Thomas Neuhaus was responsible for the music in this piece, working with the sound material of the dancers and using it to create rhythms and sound clusters by computer. A theatre worth seeing, cheeky and eager to experiment, but a bit too long. Once again enthusiastic applause.
Neue Rhein Zeitung
(…) Bühnenboden und Bühnenraum sind total verkabelt. Die Geräusche der Tänzer werden per Computer kunstvoll von Thomas Neuhaus in Klangcluster und Rhythmen umgesetzt, die aus allen Ecken dem Zuschauer und -hörer entgegentönen. Lensing, der mit seinem Ensemble zwischen Mittelalter, Bauhaus und der Technik des 21. Jahrhunderts pendelt, ist wieder einmal ein verrückt fantastisches und freches Theaterstück gelungen.
Westdeutsche Allgemeine Zeitung
(…) Dance the math: The “Theater of Sounds” has brought his piece modul | a | t | o | r to the stage in the FFT Juta. The individual dance, play and comedy scenes deal with the aesthetic theory of the visionary Swiss architect Le Corbusier (1887-1965), according to which man is the measure of all things. Sounds good, first. Corbusier developed the “Modulor” measuring system, which is based on the golden ratio and the proportions of the “well-built human body”. Foot, solar plexus, fingertip of the outstretched arm form coordinates. Le Corbusier’s ideal man, however, must be exactly 1.73 meters tall, otherwise it will be uncomfortable on the chairs designed accordingly. But who is exactly proportioned? Who is that big? So the devil is in the detail, that’s what makes the “Theater of Sounds” clear in this premiere, and that’s why the modulor has never prevailed against inches and meters. The theater of sounds now picks up the theory, recycles the noblely luminous core according to which man is the measure of all things, and puts the odd number stuff in the bin. Nothing happens on the barren stage when nobody appears, not even on the video wall. But when man comes and dances, he plays the room like an instrument. Instead of dancing to the music, he dances the music: With great technical effort, the boards have been wired, sensors make every step of the actors to the sound, which is electronically amplified in the auditorium. The movements are sometimes brutal, sometimes tender; they often go in waves from the places designated by Le Corbusier as coordinates. The twitching in the fingertip widens to the athletic dance figure. Some scenes are reminiscent of videos on early pieces by the French electronics pioneers “Daft Punk”, another is geometric experiment, the body as an equation, from which even a piece of furniture is formed, on which one can sit and sit. Spiritually, the performers jump around with the theory, in subtle action scenes, they drive their Jokus with the numbers absurdity. A performer gives the decal version of the well-known from science broadcasts Ranga Yogeshwar, in another scene by turning the number of figures, the assassination of September 11 is extrapolated to the conspiracy of cosmic proportions. All this is very intelligent and humorous, in some places weird, even if some things are repeated towards the end. Little by little, the piece becomes a report of the struggle of the individual against normalization. The dancing body bursts the imposed upon him measure. He becomes unpredictable. The projection on the video wall first reflects the dancing people, then distorts it into an ornament until it can only be guessed as a trail of light. You can not calculate it now. With the end of the last sound cascade also ends the lazy number magic. Man overcomes Modulor. That makes hope.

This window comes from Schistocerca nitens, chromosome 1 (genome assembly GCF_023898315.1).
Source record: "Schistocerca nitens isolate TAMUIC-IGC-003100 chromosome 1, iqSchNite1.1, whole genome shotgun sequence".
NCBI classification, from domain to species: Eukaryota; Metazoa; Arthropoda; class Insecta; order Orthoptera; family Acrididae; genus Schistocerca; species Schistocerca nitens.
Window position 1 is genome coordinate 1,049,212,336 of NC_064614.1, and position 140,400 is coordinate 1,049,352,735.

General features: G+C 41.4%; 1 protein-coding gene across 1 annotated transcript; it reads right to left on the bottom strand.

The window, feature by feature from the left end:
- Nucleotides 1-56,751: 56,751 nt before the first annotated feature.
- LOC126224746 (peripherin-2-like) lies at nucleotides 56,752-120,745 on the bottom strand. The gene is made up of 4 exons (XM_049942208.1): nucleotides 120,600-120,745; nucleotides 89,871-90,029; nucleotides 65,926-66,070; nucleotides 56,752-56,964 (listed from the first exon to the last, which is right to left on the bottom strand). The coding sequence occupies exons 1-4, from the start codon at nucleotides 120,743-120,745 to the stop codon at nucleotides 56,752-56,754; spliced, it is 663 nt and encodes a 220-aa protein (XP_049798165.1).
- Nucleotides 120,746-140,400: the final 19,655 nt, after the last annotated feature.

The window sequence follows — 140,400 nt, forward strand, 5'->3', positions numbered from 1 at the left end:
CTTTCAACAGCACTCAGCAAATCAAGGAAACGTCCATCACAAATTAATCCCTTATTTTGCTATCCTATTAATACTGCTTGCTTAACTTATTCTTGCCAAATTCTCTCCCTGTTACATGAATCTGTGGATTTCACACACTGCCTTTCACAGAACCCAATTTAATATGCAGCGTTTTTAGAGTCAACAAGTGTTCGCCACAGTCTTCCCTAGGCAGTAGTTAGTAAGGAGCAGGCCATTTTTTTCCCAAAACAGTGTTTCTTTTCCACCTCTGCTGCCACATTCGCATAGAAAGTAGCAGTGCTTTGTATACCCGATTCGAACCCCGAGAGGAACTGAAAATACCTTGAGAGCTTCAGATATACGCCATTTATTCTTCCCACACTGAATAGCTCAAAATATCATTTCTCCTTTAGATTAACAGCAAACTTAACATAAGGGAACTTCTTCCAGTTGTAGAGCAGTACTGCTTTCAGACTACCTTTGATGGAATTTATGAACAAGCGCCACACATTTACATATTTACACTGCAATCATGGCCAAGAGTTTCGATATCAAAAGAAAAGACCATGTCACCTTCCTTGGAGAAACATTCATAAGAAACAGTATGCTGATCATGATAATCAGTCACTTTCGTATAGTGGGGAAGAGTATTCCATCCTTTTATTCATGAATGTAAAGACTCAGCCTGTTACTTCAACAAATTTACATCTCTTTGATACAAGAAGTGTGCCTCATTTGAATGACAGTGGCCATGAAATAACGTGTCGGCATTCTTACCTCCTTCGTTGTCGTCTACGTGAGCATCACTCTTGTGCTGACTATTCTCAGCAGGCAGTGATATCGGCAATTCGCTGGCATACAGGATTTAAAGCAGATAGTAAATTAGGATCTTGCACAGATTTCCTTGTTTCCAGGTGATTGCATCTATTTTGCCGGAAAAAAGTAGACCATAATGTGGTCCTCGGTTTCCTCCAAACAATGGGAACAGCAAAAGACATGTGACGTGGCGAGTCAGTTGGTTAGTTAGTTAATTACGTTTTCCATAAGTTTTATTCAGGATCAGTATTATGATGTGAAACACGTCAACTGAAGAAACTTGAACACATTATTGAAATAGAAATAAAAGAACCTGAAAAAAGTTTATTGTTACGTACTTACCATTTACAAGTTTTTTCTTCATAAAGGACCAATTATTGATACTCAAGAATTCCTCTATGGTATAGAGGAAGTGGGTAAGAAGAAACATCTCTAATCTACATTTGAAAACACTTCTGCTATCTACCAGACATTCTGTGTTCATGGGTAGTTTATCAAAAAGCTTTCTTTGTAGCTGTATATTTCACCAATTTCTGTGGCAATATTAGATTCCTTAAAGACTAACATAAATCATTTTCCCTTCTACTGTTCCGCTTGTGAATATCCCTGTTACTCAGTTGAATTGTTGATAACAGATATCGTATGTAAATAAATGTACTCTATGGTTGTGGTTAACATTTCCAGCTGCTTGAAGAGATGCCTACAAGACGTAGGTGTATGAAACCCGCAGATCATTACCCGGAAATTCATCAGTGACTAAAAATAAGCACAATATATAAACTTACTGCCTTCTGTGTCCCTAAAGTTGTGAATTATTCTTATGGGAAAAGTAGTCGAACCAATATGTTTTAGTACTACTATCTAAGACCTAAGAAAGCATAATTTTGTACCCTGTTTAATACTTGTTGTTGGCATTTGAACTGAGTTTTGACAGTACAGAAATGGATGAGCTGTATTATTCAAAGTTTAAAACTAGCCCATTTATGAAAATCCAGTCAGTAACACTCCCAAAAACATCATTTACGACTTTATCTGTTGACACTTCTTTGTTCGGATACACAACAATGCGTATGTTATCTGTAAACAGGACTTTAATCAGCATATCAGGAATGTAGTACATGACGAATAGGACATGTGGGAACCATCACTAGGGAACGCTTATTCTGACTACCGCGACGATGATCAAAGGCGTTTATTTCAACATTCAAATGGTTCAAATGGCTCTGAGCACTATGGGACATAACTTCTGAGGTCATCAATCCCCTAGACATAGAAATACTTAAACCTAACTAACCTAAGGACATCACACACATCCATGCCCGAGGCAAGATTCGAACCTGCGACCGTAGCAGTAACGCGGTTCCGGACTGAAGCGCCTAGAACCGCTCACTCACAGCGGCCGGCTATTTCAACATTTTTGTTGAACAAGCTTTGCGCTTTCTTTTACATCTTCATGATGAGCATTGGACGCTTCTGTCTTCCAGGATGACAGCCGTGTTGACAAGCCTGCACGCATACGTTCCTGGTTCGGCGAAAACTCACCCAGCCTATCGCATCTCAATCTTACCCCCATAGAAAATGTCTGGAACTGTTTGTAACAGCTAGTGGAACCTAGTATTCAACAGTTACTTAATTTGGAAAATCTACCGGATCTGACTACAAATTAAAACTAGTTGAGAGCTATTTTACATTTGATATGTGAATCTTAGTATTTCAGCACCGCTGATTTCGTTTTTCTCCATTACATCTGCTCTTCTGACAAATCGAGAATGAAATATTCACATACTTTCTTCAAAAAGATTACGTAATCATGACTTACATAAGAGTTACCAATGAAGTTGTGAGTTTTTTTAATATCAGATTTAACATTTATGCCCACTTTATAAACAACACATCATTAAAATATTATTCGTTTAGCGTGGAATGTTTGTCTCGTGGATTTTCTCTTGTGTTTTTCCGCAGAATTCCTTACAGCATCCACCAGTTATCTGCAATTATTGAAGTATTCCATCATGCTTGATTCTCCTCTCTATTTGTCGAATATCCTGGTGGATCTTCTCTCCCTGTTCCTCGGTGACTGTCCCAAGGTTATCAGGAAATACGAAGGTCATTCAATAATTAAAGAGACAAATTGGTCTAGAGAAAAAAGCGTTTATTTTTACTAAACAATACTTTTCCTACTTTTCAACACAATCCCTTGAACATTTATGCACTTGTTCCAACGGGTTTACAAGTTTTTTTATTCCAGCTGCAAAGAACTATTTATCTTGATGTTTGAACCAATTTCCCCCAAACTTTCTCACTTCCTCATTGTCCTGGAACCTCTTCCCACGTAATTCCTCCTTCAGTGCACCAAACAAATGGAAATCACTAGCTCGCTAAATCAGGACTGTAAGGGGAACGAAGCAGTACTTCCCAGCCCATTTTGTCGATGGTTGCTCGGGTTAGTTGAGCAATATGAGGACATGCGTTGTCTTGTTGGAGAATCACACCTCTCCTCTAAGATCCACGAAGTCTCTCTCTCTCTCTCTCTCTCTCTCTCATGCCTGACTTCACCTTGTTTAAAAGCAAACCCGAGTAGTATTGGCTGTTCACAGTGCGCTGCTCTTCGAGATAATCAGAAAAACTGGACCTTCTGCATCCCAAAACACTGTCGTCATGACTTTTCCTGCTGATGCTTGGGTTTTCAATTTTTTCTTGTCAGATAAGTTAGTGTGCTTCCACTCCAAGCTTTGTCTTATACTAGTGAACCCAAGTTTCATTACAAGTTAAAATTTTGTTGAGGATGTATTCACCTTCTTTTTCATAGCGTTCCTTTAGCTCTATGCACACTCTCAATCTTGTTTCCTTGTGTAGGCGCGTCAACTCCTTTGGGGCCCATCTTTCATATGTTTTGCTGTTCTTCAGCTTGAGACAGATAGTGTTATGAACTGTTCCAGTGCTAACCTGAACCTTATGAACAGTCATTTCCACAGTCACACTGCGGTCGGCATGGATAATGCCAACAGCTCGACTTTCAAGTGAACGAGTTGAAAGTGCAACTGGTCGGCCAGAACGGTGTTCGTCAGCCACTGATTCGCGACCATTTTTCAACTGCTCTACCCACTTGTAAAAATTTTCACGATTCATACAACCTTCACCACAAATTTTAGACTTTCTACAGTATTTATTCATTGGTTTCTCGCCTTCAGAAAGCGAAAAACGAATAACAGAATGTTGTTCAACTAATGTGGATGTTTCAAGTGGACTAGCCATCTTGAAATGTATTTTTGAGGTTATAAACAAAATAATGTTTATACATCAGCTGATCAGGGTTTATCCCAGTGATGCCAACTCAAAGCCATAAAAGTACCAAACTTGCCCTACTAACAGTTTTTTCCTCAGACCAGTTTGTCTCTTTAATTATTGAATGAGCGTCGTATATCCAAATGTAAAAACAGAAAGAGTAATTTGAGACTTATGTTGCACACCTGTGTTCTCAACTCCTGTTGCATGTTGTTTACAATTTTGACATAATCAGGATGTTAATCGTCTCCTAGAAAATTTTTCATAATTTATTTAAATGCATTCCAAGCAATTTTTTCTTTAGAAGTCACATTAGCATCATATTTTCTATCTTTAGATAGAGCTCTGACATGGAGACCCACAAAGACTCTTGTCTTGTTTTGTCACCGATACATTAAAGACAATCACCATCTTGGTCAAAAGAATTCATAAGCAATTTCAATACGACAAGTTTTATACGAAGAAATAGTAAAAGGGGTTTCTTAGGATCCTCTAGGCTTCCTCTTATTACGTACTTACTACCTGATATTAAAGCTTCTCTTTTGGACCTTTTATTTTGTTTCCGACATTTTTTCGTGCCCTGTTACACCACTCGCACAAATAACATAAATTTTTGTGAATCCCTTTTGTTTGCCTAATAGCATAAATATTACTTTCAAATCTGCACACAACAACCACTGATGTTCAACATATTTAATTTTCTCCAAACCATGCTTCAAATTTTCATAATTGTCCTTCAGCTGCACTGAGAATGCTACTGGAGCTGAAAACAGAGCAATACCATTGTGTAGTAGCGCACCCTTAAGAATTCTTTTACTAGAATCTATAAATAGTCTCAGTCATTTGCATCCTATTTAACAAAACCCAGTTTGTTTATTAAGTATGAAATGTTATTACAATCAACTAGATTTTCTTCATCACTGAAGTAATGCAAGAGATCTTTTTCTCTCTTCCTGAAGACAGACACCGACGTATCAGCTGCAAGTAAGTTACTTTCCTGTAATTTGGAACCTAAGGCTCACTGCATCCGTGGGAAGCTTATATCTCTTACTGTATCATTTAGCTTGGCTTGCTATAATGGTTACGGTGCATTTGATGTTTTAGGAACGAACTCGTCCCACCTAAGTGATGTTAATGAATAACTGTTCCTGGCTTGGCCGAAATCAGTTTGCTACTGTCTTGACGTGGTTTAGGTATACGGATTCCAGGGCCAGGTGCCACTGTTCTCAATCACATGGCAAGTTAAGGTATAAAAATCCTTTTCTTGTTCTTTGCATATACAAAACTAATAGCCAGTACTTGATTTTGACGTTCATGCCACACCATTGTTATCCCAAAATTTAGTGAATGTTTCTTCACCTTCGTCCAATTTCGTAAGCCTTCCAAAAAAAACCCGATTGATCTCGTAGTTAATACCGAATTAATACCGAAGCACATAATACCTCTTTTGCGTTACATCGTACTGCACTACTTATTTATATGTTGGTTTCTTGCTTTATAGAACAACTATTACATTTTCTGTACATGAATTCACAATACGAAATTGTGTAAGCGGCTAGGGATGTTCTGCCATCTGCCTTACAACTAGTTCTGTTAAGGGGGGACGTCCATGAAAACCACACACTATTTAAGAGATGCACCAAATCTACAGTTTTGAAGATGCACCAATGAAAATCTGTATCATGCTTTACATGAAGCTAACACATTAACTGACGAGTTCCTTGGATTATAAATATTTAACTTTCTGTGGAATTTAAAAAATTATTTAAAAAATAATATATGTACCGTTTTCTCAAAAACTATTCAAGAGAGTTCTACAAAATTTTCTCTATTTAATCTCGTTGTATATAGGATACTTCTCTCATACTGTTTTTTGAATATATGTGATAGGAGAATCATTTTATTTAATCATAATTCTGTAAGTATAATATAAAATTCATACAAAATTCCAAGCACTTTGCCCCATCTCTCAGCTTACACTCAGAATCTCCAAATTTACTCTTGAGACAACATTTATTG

(…) The new production of the Theater of the Sounds “Modulator” deals in an amusing and fascinating way with the “Modulor” measuring system developed by the architect Le Corbusier, which is based on the ideal of the “golden section” and the proportions of the “well built” body. However, this Proportionsschema of “people as a measure of all things” did not prevail, and for good reason, as the two actors and four dancers around director Jörg Lensing demonstrate impressive. (…) In amusing skits Clemente Fernandez illuminates these phenomena of different units of measurement and clothing sizes, shines as a passenger obsessed with numbers or unsuspecting museum visitors who question the qualities of a chair by Le Corbusier. In the meantime, dancers use their bodies to form tables, car seats or dressers and show how many circles, squares or rectangles are in the human body. To do this, they play on the “intelligent stage” equipped with invisible sensors and microphones like on an instrument. Every step and leap creates sounds that are translated into sound clusters and rhythms by breathing and speech by computer. The result is an intermedial composition of dance and sound, complemented by visual effects. Through live video sampling, the movements of the dancers are modulated onto a screen. Sometimes the bodies appear as in a distorting mirror, then you only see blurred traces of movement. The ever-changing bodies give rise to images of peculiar beauty, such as human ornaments or silhouettes. An extraordinary music and dance theater piece, impressively and intelligently staged.
With “Modulator” the “Theater der Klänge” last Thursday in the Stadttheater succeeded in creating an interesting intersection of music, dance, drama and visual arts. Measurements and numbers served the director Jörg Lensing as components to define human aesthetics. But what is a modulator, a meter, a cubit, an inch, a foot – “my cubit, your cubit”, “my or your half little finger”? And how do you describe an American european shoe size 43? So what is the ideal dimension of man, which always plays a role in everyday life? Height of chair, table and ceiling, bed and sofa length: at what height should a sink, a toilet be mounted – all this demonstrated in a brilliant way by the six-member ensemble. The “Theater of Sounds” with its experimental piece got to the bottom of the questions. However, there can be no answer to this: the uniqueness of each individual makes mathematical units impossible. And yet, the math-ace, refreshingly played by Clemente Fernandez, always finds mysterious correspondences in the world of numbers. “Modulator” is an interesting project that challenges all senses and questions people as the measure of all things.